A study published in the Indian Journal of Pharmacology discovered that ginger had some benefit when it came to treating nausea as the result of chemotherapy, seasickness and morning sickness. It compares favorably to over-the-counter motion sickness drugs like Dramamine. Other studies have found it to be effective in treating nausea and vomiting during pregnancy, and without the risk of birth defects associated with anti-vomiting medication. One study founds that 19 out of 27 pregnant women reported an improvement in their symptoms.
One of the primary uses for ginger in traditional medicine is in reducing inflammation. This is a benefit that is now well-supported by scientific literature. Ginger has been shown to both suppress a set of pro-inflammatory compounds named cytokines, and reduce the body’s production of a damaging free radical named peroxynitrite. In simple terms, this means that it can help reduce the effects of inflammatory diseases like arthritis and asthma.
Low Immune System
Ginger has been thought to boost the immune system for centuries, and recent research suggests that it may do so by activating important parts of the immune system named T-cells. Ginger is also thought to promote healthy sweating (although this doesn’t mean taking ginger will leave you drenched in sweat on a chilly day!). Human sweat contains a compound named dermicidin, which has been found to have inhibitory effects against Candida albicans and other pathogens.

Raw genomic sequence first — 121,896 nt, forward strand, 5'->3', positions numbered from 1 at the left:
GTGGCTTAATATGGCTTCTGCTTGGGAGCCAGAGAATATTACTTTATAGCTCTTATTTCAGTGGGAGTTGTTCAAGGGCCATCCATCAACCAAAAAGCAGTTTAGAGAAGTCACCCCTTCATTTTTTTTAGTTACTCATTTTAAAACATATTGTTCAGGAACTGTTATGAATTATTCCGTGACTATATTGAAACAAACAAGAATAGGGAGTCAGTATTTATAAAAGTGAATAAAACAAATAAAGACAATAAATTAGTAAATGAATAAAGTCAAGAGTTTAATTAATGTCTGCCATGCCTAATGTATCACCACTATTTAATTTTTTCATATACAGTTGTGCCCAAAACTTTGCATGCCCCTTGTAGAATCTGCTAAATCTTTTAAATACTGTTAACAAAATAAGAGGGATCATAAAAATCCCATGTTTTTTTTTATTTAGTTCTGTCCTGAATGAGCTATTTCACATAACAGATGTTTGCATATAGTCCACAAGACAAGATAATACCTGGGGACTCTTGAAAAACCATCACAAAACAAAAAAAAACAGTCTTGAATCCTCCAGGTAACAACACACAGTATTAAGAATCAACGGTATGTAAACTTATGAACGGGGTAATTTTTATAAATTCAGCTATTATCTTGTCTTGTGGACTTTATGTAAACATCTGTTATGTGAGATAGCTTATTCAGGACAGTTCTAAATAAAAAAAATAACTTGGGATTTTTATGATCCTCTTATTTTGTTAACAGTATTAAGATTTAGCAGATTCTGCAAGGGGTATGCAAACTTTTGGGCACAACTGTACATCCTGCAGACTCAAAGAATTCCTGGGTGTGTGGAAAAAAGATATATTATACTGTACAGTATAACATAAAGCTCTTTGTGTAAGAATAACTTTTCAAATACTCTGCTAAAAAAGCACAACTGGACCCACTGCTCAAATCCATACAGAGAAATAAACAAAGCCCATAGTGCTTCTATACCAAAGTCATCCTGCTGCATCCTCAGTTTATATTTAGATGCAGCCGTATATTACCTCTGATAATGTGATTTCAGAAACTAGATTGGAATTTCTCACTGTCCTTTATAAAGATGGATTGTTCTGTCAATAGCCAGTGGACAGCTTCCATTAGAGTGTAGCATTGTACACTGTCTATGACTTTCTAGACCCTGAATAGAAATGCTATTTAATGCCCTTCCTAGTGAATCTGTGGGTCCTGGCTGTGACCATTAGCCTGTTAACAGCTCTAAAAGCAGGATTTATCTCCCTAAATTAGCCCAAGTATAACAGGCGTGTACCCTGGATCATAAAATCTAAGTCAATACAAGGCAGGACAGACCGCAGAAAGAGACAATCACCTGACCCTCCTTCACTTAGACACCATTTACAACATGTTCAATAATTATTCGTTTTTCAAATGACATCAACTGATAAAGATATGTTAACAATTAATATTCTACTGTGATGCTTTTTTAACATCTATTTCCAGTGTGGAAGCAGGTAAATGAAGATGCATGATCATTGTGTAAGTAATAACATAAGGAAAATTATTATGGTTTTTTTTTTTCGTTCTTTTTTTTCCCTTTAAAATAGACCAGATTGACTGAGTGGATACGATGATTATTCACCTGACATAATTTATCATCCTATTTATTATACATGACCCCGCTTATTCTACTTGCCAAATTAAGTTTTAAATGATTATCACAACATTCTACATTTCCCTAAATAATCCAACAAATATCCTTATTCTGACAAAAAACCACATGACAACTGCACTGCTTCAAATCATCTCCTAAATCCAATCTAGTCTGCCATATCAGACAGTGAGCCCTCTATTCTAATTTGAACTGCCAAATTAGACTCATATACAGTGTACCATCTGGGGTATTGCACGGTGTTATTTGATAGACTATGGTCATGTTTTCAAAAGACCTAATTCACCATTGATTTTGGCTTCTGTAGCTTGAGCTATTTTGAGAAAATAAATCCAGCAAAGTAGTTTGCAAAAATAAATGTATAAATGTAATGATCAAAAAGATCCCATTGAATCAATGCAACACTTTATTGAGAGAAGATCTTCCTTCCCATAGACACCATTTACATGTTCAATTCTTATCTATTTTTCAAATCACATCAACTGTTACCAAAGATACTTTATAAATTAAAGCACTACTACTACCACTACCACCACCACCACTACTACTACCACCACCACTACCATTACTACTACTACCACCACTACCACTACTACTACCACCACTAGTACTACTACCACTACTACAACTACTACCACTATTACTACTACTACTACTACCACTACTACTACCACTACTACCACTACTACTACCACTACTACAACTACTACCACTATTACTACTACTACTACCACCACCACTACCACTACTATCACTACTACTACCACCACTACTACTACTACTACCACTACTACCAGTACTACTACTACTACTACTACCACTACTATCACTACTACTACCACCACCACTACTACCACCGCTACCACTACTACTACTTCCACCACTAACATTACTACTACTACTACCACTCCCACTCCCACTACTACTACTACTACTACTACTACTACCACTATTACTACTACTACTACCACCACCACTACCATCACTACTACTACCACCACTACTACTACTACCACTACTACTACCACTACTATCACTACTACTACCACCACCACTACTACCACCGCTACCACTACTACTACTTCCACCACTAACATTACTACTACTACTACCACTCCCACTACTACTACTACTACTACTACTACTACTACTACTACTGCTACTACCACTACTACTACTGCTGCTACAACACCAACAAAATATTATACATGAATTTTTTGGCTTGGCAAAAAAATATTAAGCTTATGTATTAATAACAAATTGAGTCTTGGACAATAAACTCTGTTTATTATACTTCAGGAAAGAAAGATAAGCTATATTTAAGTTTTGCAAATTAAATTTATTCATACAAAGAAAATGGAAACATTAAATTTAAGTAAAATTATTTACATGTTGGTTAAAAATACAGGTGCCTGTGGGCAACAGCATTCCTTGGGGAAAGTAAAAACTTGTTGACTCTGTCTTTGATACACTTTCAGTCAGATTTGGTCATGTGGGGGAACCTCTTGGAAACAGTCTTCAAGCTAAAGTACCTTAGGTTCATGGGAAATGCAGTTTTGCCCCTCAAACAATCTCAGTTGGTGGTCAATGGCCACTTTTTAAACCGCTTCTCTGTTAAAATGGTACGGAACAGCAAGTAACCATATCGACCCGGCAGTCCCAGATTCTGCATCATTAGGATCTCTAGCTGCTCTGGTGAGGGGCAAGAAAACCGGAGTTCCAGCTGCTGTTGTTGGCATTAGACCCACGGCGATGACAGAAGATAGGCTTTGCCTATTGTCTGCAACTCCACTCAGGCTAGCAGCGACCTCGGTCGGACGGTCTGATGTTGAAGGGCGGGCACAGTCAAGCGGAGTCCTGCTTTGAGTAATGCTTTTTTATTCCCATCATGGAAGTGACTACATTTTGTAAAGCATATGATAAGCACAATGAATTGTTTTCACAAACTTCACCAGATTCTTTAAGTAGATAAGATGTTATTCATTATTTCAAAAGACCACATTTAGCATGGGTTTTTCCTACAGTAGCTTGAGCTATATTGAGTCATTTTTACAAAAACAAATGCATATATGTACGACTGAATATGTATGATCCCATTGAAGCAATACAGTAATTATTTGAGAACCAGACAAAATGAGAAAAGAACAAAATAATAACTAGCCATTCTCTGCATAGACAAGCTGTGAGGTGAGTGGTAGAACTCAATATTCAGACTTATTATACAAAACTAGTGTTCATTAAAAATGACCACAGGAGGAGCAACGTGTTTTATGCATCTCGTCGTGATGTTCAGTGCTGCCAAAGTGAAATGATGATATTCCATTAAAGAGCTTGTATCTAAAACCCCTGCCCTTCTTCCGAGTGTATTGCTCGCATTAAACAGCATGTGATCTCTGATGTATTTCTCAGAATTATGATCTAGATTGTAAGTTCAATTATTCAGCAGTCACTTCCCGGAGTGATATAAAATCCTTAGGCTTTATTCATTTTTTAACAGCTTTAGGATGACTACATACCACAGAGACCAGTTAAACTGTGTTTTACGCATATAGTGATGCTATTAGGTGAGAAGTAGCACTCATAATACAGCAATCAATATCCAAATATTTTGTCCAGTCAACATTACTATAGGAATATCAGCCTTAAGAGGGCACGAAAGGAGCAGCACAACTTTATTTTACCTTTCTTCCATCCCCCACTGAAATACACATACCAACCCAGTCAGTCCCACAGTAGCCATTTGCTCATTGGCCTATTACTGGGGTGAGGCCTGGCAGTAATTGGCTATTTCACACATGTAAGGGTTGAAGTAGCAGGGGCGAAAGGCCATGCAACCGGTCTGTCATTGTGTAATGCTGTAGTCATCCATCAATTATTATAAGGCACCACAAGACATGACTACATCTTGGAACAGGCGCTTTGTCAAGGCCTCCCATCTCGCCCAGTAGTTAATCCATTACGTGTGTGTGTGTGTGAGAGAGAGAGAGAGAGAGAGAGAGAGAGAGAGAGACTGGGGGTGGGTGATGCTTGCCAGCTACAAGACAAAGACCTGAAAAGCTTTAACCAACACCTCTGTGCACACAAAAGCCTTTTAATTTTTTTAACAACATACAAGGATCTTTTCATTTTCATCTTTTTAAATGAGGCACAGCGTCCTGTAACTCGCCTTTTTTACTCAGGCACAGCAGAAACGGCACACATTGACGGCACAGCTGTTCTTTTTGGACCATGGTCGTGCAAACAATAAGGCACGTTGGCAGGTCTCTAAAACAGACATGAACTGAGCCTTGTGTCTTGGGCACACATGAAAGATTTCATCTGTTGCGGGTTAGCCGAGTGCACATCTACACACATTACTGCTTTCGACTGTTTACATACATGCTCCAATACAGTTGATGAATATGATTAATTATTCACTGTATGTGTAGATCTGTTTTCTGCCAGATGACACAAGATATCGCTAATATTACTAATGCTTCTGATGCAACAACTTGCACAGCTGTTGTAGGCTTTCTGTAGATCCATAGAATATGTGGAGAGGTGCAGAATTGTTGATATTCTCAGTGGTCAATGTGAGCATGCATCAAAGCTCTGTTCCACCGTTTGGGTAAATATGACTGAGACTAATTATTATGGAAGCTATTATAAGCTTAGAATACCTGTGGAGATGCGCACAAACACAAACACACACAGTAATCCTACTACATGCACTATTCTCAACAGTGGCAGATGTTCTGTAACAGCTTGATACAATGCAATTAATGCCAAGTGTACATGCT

How Should You Use Ginger?
There are lots of ways to incorporate ginger into your diet, but one of the easiest is to make a delicious ginger tea. Simply cut off around an inch of ginger root, chop it up into small pieces, and add it to boiling water. Add a squeeze of lemon juice for some flavor, along with a little stevia for sweetness if you need it.
You can also add ginger to your green juice recipes for an extra kick of flavor. It can be included in many Candida diet recipes for breakfast, main meals, and desserts. You can incorporate ginger into your diet by making dishes like coconut ginger clouds, Thai quinoa, and pumpkin seed butter bars, to mention just a few.
Ginger is perfectly safe for most people. It has been categorized by the US FDA as “generally recognized as safe” (GRAS). This means that it should not cause any serious side effects as long as it is consumed in reasonable quantities. Even so, possible side effects of ginger root include rashes, heartburn, belching, bloating, gas and nausea. It is not recommended that ginger be consumed by people who suffer from gallstones, ulcers, inflammatory bowel disease or intestinal blockages, as it is possible to experience adverse reactions.
In the Ultimate Candida Diet program, Dr. Eric and I discuss lots of different antifungals, including ginger, olive oil, cinnamon, and turmeric. We also include a list of natural antifungals like caprylic acid and oregano oil. If you’re not sure which antifungal is most suitable for you, check it out!